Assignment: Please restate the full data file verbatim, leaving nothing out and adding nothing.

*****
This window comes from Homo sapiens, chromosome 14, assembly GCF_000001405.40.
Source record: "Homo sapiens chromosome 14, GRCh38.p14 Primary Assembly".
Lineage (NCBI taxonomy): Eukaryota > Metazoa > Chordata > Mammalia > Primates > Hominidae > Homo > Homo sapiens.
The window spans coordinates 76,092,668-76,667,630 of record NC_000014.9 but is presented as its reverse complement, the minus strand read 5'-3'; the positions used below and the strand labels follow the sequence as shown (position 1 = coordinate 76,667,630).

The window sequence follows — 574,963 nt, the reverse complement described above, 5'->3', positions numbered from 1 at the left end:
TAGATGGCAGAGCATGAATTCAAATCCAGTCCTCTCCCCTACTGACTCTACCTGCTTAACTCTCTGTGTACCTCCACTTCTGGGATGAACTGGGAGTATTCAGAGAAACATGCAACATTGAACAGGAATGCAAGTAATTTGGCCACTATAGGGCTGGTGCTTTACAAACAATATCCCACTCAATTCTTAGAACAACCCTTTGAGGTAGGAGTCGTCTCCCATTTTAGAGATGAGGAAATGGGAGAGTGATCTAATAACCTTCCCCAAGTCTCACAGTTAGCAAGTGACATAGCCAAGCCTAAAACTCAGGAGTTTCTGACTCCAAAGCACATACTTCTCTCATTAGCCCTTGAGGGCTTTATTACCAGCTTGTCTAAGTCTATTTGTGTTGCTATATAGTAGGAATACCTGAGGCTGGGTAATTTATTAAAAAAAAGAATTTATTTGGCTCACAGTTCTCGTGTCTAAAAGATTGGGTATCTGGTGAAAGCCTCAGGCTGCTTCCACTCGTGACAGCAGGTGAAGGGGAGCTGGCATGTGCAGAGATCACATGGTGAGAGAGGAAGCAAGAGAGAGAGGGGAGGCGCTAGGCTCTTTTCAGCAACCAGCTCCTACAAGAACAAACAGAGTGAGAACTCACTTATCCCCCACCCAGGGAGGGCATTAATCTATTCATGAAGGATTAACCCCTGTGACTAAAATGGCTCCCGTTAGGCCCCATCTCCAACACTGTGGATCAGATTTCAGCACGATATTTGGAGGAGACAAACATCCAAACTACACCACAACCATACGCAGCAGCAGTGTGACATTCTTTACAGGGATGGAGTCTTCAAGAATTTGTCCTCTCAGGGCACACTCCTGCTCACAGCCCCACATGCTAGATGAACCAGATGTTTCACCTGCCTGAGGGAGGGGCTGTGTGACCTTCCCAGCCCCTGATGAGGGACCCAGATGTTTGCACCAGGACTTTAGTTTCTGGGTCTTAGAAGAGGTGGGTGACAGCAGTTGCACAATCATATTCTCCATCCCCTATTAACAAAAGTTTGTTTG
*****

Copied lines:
This window comes from Homo sapiens, chromosome 14, assembly GCF_000001405.40.
Source record: "Homo sapiens chromosome 14, GRCh38.p14 Primary Assembly".
Lineage (NCBI taxonomy): Eukaryota > Metazoa > Chordata > Mammalia > Primates > Hominidae > Homo > Homo sapiens.
The window spans coordinates 76,092,668-76,667,630 of record NC_000014.9 but is presented as its reverse complement, the minus strand read 5'-3'; the positions used below and the strand labels follow the sequence as shown (position 1 = coordinate 76,667,630).

The window sequence follows — 574,963 nt, the reverse complement described above, 5'->3', positions numbered from 1 at the left end:
TAGATGGCAGAGCATGAATTCAAATCCAGTCCTCTCCCCTACTGACTCTACCTGCTTAACTCTCTGTGTACCTCCACTTCTGGGATGAACTGGGAGTATTCAGAGAAACATGCAACATTGAACAGGAATGCAAGTAATTTGGCCACTATAGGGCTGGTGCTTTACAAACAATATCCCACTCAATTCTTAGAACAACCCTTTGAGGTAGGAGTCGTCTCCCATTTTAGAGATGAGGAAATGGGAGAGTGATCTAATAACCTTCCCCAAGTCTCACAGTTAGCAAGTGACATAGCCAAGCCTAAAACTCAGGAGTTTCTGACTCCAAAGCACATACTTCTCTCATTAGCCCTTGAGGGCTTTATTACCAGCTTGTCTAAGTCTATTTGTGTTGCTATATAGTAGGAATACCTGAGGCTGGGTAATTTATTAAAAAAAAGAATTTATTTGGCTCACAGTTCTCGTGTCTAAAAGATTGGGTATCTGGTGAAAGCCTCAGGCTGCTTCCACTCGTGACAGCAGGTGAAGGGGAGCTGGCATGTGCAGAGATCACATGGTGAGAGAGGAAGCAAGAGAGAGAGGGGAGGCGCTAGGCTCTTTTCAGCAACCAGCTCCTACAAGAACAAACAGAGTGAGAACTCACTTATCCCCCACCCAGGGAGGGCATTAATCTATTCATGAAGGATTAACCCCTGTGACTAAAATGGCTCCCGTTAGGCCCCATCTCCAACACTGTGGATCAGATTTCAGCACGATATTTGGAGGAGACAAACATCCAAACTACACCACAACCATACGCAGCAGCAGTGTGACATTCTTTACAGGGATGGAGTCTTCAAGAATTTGTCCTCTCAGGGCACACTCCTGCTCACAGCCCCACATGCTAGATGAACCAGATGTTTCACCTGCCTGAGGGAGGGGCTGTGTGACCTTCCCAGCCCCTGATGAGGGACCCAGATGTTTGCACCAGGACTTTAGTTTCTGGGTCTTAGAAGAGGTGGGTGACAGCAGTTGCACAATCATATTCTCCATCCCCTATTAACAAAAGTTTGTTTG